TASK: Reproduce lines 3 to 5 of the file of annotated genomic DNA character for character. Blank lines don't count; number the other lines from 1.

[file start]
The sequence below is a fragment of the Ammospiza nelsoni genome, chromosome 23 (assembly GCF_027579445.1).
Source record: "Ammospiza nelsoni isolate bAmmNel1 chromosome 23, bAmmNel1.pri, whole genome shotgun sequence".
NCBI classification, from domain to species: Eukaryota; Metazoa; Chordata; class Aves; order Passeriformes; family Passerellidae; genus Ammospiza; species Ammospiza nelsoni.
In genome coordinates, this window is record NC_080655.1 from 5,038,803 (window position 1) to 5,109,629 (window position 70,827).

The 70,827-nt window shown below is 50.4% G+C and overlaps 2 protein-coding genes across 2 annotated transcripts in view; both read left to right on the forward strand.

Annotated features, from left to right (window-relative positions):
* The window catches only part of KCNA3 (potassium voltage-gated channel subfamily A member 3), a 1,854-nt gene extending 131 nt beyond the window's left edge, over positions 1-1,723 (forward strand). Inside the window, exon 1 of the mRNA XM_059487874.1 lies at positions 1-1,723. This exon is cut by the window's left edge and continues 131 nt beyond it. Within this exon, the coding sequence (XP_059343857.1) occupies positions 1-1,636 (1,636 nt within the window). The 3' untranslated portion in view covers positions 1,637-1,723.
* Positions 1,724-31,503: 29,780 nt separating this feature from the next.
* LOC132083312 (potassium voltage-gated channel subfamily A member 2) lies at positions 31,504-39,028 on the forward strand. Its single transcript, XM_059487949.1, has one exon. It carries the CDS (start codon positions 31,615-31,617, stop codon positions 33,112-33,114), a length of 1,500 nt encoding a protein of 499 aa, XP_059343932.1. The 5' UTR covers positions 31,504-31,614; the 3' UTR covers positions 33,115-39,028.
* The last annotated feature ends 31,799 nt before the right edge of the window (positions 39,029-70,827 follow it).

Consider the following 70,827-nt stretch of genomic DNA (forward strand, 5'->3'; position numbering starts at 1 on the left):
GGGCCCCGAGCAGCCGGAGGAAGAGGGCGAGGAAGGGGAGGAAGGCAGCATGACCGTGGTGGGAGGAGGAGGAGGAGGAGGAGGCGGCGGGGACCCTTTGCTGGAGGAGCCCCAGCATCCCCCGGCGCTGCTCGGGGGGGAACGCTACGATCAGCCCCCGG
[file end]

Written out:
NCBI classification, from domain to species: Eukaryota; Metazoa; Chordata; class Aves; order Passeriformes; family Passerellidae; genus Ammospiza; species Ammospiza nelsoni.
In genome coordinates, this window is record NC_080655.1 from 5,038,803 (window position 1) to 5,109,629 (window position 70,827).

The 70,827-nt window shown below is 50.4% G+C and overlaps 2 protein-coding genes across 2 annotated transcripts in view; both read left to right on the forward strand.